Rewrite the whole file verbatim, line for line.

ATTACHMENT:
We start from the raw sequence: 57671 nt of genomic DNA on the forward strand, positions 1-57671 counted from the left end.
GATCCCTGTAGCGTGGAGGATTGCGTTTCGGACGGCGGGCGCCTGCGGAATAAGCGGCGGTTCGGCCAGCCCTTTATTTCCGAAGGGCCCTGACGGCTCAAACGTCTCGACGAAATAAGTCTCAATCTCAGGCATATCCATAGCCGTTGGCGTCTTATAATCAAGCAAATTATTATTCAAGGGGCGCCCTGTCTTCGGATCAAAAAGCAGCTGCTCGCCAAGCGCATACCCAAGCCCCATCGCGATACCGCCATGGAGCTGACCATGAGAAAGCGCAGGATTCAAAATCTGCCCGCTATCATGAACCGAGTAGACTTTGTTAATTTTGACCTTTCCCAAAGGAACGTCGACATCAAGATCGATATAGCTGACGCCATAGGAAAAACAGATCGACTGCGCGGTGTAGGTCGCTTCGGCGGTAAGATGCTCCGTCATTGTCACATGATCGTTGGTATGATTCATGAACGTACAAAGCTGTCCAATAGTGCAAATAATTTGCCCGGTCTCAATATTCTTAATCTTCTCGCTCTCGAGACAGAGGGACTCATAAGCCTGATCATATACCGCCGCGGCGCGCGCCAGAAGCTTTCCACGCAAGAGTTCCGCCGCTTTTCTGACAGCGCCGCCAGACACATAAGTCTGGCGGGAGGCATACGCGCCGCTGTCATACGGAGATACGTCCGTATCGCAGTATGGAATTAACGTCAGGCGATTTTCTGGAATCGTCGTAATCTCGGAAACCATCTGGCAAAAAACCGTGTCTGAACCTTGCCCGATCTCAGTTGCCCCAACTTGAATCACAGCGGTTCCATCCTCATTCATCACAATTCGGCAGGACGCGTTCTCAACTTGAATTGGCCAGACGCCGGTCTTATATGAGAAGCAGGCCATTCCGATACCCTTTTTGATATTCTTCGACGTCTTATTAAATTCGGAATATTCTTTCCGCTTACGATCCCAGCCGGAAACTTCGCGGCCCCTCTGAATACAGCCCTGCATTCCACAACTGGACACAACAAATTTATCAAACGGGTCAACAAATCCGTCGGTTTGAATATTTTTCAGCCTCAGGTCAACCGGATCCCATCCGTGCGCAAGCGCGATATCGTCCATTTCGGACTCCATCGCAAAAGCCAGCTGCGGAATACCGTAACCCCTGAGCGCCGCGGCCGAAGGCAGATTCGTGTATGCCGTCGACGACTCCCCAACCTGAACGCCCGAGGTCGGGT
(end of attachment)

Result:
We start from the raw sequence: 57671 nt of genomic DNA on the forward strand, positions 1-57671 counted from the left end.
GATCCCTGTAGCGTGGAGGATTGCGTTTCGGACGGCGGGCGCCTGCGGAATAAGCGGCGGTTCGGCCAGCCCTTTATTTCCGAAGGGCCCTGACGGCTCAAACGTCTCGACGAAATAAGTCTCAATCTCAGGCATATCCATAGCCGTTGGCGTCTTATAATCAAGCAAATTATTATTCAAGGGGCGCCCTGTCTTCGGATCAAAAAGCAGCTGCTCGCCAAGCGCATACCCAAGCCCCATCGCGATACCGCCATGGAGCTGACCATGAGAAAGCGCAGGATTCAAAATCTGCCCGCTATCATGAACCGAGTAGACTTTGTTAATTTTGACCTTTCCCAAAGGAACGTCGACATCAAGATCGATATAGCTGACGCCATAGGAAAAACAGATCGACTGCGCGGTGTAGGTCGCTTCGGCGGTAAGATGCTCCGTCATTGTCACATGATCGTTGGTATGATTCATGAACGTACAAAGCTGTCCAATAGTGCAAATAATTTGCCCGGTCTCAATATTCTTAATCTTCTCGCTCTCGAGACAGAGGGACTCATAAGCCTGATCATATACCGCCGCGGCGCGCGCCAGAAGCTTTCCACGCAAGAGTTCCGCCGCTTTTCTGACAGCGCCGCCAGACACATAAGTCTGGCGGGAGGCATACGCGCCGCTGTCATACGGAGATACGTCCGTATCGCAGTATGGAATTAACGTCAGGCGATTTTCTGGAATCGTCGTAATCTCGGAAACCATCTGGCAAAAAACCGTGTCTGAACCTTGCCCGATCTCAGTTGCCCCAACTTGAATCACAGCGGTTCCATCCTCATTCATCACAATTCGGCAGGACGCGTTCTCAACTTGAATTGGCCAGACGCCGGTCTTATATGAGAAGCAGGCCATTCCGATACCCTTTTTGATATTCTTCGACGTCTTATTAAATTCGGAATATTCTTTCCGCTTACGATCCCAGCCGGAAACTTCGCGGCCCCTCTGAATACAGCCCTGCATTCCACAACTGGACACAACAAATTTATCAAACGGGTCAACAAATCCGTCGGTTTGAATATTTTTCAGCCTCAGGTCAACCGGATCCCATCCGTGCGCAAGCGCGATATCGTCCATTTCGGACTCCATCGCAAAAGCCAGCTGCGGAATACCGTAACCCCTGAGCGCCGCGGCCGAAGGCAGATTCGTGTATGCCGTCGACGACTCCCCAACCTGAACGCCCGAGGTCGGGT